By Darcy Jacobsen Last week, my daughter completed her first month of kindergarten. It was an overwhelming and incredibly exciting experience for her. (And let's face it, for me, too.) I'm sure a lot of you have been there. During the first week of school, parents are invited to hang out for morning assembly. I spent a lot of time waiting around and observing, and thinking about how, minus all the shouting and tears, the first week of school is a lot like starting a new job. Though obviously employees are not children, in a lot of ways kids are simply a more expressive, honest version of the adults around them. With this microcosm in mind I wanted to share three things I noticed that I think also apply in the adult work world: 1. Shout Outs Inspire Everyone Every Friday at my daughter's school is "Shout-out Friday"–when the presenting class chooses a person who best displayed the school's values of Be Responsible, Respectful, Safe and Kind. Last week the second grade class chose Finneas. "Finneas," they said, "you always include everyone and you are so very kind and nice to the new kids. We're going to miss you so much when you move away." Finneas' jaw (quite literally) dropped. He turned pink and absolutely beamed. But what struck me was the way the rest of the class also lit up. The delight on their faces as they grinned at him. The way they all moved a little closer to him. The evident pride and excitement when they handed him the oversized card they'd all written notes on. The moment was about Finneas. But it inspired every child on that stage, because they were able to share it with him and because they had created it for him. When we miss the opportunity to include an entire community in a moment of appreciation, to invite them to participate and to invite them to witness it, we rob that moment of its potential. 2. Values Are Not Just Words The first month of school is all about getting the routine down. I was struck by how grounded my daughter and her classmates became by something as simple as the school values. Values are a very important thing at her school, and the teachers are in the habit of referring to them often and actively pointing out when they see the kids do something in support of them. "Awesome way to be respectful, Charlie!" "That was very kind, Fiona." My daughter is a rules kid, and she went to kindergarten after three years in the same program, so the adjustment of learning new rules and setting new and entirely different goals was daunting for her. But in just five days I noticed a difference as she not only learned the new routine, but she began to really internalize those values as a guiding light. "Be Responsible, Respectful, Safe and Kind" has become part of her vocabulary. The words matter to her–not just as words but as guiding principles and as something she can do and be. When we offer people a chance to really understand and practice our values, we offer them a sense of security and alignment that is invaluable in helping them thrive. 3. Emotions Are Contagious The fact that emotions are contagious can cut both ways. Anyone who has worked in a toxic company or department can attest to that. But a lot of times at work, we express the negative emotions and keep the positive ones to ourselves. Yet the positive emotions have the most incredible power. As my daughter and I were leaving the playground the other day to come home, a little girl she'd been playing with ran up to me. "She's my friend," she announced, pointing to my daughter. "Bye friend." "Goodbye," Nell said, beaming a little. The little girl started to get misty-eyed. "Will you come back tomorrow? I will miss you. I like having you as a friend." Nell reassured her saying, "I'll be back." But now my daughter's smile was huge, and she left the playground skipping. "She really likes me, Mommy," she grinned. "I really like school." It's the people who make our work experience. And it is the undercurrent of emotional connection and a shared journey that keep us committed to our co-workers and companies. When people express to us how important we are to them, it makes them more important to us, and therefore makes our experience infinitely more rich. That's one of the reasons that social recognition and social service anniversaries work so well. Last week Globoforce launched our latest Workforce Mood Tracker report, which has some really interesting findings about the power of work friendships and the sharing of emotions. But for me, the simple observation of children expressing themselves and the incredible power of being appreciated is enough to keep me going. Darcy Jacobsen is a content marketing manager at Globoforce, the world's leading provider of SaaS (software-as-a-service)–based employee recognition solutions. Through its social, mobile, and global technology, Globoforce helps HR and business leaders elevate employee engagement, increase employee retention, manage company culture, and discover the power of real-time performance management. Contact her or follow her writing at www.globoforce.com/gfblog.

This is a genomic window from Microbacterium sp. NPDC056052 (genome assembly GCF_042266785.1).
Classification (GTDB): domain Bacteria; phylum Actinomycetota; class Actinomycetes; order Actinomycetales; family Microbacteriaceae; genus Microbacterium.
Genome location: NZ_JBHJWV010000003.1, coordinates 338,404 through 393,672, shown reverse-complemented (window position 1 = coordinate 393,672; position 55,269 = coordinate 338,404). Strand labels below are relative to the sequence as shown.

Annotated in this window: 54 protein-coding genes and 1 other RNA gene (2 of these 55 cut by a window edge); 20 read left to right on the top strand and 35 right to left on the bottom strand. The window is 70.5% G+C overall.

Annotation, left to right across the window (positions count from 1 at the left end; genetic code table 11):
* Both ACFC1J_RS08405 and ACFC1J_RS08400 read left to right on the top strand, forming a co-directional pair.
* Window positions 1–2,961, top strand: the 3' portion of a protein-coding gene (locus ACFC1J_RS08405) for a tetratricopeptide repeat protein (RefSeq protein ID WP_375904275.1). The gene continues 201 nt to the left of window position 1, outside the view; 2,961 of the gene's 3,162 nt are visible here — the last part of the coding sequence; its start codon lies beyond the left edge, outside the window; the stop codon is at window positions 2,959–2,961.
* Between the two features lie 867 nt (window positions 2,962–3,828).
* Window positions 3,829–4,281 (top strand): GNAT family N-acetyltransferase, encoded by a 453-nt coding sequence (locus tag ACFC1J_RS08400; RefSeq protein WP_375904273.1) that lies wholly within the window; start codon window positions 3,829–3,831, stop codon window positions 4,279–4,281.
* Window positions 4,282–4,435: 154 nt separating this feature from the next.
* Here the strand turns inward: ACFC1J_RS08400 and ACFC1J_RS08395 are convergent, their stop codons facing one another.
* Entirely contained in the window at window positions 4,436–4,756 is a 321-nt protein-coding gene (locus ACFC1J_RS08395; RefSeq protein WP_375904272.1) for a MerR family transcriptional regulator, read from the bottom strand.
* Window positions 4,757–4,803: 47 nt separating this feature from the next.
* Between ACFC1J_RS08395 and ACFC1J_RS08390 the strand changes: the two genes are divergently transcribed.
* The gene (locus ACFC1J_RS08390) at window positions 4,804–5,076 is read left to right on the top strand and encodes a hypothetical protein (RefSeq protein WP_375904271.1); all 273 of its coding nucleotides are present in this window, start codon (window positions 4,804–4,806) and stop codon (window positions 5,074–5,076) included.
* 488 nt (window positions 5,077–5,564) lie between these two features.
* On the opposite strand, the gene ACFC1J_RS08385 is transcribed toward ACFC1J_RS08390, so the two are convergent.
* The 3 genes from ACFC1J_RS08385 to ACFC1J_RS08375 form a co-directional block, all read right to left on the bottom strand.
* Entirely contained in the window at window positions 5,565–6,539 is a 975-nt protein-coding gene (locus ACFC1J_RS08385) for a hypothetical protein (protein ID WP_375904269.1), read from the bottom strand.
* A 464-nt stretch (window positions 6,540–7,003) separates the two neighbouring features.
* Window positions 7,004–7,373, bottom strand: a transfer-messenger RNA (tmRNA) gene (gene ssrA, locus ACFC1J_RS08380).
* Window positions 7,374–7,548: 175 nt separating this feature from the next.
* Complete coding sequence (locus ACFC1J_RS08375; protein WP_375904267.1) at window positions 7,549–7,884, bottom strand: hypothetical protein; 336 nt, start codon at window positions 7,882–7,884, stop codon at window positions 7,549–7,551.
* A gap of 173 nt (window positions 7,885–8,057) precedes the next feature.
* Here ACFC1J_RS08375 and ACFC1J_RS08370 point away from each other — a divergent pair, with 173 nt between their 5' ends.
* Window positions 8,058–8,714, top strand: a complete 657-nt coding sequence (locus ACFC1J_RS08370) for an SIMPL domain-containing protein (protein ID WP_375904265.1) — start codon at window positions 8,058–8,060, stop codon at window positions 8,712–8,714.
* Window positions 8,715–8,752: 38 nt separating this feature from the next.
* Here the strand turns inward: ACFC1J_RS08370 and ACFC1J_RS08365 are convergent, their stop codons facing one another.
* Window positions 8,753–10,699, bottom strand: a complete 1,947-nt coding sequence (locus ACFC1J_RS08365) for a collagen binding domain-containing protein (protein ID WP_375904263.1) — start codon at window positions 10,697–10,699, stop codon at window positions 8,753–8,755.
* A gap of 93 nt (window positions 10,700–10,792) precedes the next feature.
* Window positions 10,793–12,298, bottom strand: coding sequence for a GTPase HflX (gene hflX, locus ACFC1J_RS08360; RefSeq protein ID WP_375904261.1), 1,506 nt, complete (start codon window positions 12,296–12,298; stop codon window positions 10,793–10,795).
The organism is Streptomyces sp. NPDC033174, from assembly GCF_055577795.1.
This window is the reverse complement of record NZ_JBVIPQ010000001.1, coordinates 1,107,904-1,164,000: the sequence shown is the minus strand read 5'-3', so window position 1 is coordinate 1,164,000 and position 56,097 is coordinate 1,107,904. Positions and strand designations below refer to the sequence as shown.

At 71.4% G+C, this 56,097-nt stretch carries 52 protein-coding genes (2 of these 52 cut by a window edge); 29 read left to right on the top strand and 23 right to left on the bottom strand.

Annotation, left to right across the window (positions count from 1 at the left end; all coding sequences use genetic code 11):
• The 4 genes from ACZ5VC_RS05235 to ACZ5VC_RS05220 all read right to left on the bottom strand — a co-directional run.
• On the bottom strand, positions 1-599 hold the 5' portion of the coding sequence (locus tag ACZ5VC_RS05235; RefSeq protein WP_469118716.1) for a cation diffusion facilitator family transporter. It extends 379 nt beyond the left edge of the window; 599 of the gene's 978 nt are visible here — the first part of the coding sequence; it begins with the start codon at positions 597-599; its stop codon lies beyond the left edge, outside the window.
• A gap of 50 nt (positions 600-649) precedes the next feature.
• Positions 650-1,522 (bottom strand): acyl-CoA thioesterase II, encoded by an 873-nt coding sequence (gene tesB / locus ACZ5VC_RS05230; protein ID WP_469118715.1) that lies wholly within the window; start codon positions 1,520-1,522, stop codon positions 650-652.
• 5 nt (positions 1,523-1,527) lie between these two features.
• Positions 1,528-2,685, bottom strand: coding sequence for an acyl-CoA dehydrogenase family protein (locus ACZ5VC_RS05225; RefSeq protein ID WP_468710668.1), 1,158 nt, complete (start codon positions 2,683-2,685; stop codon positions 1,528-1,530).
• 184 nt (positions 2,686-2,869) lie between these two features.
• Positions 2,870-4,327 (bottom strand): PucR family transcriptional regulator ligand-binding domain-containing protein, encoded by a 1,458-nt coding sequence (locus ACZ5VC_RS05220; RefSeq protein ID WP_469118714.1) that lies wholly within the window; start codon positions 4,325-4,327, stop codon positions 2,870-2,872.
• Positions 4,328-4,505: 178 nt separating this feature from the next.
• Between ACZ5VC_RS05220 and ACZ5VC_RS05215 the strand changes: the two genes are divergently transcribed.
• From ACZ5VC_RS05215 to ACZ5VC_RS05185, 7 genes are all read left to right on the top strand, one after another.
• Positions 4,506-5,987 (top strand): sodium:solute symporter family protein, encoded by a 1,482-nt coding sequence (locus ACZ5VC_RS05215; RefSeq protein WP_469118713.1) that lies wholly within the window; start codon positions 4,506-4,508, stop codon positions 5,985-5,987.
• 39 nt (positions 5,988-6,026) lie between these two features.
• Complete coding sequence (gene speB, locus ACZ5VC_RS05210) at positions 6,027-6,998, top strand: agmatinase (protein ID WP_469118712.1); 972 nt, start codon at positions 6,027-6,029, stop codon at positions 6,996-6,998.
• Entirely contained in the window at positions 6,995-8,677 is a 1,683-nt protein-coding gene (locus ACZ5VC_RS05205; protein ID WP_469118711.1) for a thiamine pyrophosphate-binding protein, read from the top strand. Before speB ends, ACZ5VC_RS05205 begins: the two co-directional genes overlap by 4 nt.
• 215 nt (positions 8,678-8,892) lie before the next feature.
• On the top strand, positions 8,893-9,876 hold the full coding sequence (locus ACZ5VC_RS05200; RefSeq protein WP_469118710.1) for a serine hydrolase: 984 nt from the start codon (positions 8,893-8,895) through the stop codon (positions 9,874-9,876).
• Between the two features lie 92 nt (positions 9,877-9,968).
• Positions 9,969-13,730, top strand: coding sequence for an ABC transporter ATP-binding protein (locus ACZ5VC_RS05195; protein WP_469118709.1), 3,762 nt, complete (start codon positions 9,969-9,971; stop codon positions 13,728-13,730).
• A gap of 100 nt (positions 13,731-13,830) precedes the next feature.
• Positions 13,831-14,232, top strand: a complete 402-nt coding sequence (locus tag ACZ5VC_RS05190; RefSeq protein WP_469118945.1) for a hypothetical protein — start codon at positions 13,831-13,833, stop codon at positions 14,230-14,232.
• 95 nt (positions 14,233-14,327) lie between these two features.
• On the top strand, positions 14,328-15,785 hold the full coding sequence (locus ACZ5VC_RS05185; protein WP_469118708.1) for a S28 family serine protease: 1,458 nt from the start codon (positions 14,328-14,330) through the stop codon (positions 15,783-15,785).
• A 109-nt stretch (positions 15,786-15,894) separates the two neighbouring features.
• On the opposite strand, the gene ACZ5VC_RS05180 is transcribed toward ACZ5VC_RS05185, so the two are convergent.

The Number of Employees Testing Positive for Marijuana Is Up Significantly